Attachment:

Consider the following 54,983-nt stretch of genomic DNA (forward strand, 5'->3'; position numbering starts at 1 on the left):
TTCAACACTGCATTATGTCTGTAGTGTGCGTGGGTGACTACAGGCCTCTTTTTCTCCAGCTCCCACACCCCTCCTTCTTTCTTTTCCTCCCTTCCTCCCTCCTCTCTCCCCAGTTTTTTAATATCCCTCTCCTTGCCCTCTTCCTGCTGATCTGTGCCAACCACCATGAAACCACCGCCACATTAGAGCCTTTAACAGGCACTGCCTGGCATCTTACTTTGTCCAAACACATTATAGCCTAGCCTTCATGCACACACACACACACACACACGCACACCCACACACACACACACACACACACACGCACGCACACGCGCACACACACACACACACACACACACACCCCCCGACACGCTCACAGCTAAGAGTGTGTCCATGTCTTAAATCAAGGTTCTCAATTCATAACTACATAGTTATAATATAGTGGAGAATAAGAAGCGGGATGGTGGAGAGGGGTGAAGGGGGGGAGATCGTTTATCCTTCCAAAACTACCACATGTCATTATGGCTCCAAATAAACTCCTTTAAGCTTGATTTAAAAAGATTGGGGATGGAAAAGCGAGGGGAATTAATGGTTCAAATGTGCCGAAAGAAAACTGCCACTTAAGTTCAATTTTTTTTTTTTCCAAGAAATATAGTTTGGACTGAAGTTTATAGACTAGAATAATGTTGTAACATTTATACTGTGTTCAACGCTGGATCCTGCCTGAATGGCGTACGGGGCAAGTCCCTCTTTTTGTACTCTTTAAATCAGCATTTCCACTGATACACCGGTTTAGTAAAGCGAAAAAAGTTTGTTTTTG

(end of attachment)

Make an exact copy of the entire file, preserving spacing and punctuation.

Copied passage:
Consider the following 54,983-nt stretch of genomic DNA (forward strand, 5'->3'; position numbering starts at 1 on the left):
TTCAACACTGCATTATGTCTGTAGTGTGCGTGGGTGACTACAGGCCTCTTTTTCTCCAGCTCCCACACCCCTCCTTCTTTCTTTTCCTCCCTTCCTCCCTCCTCTCTCCCCAGTTTTTTAATATCCCTCTCCTTGCCCTCTTCCTGCTGATCTGTGCCAACCACCATGAAACCACCGCCACATTAGAGCCTTTAACAGGCACTGCCTGGCATCTTACTTTGTCCAAACACATTATAGCCTAGCCTTCATGCACACACACACACACACACACGCACACCCACACACACACACACACACACACACGCACGCACACGCGCACACACACACACACACACACACACACCCCCCGACACGCTCACAGCTAAGAGTGTGTCCATGTCTTAAATCAAGGTTCTCAATTCATAACTACATAGTTATAATATAGTGGAGAATAAGAAGCGGGATGGTGGAGAGGGGTGAAGGGGGGGAGATCGTTTATCCTTCCAAAACTACCACATGTCATTATGGCTCCAAATAAACTCCTTTAAGCTTGATTTAAAAAGATTGGGGATGGAAAAGCGAGGGGAATTAATGGTTCAAATGTGCCGAAAGAAAACTGCCACTTAAGTTCAATTTTTTTTTTTTCCAAGAAATATAGTTTGGACTGAAGTTTATAGACTAGAATAATGTTGTAACATTTATACTGTGTTCAACGCTGGATCCTGCCTGAATGGCGTACGGGGCAAGTCCCTCTTTTTGTACTCTTTAAATCAGCATTTCCACTGATACACCGGTTTAGTAAAGCGAAAAAAGTTTGTTTTTG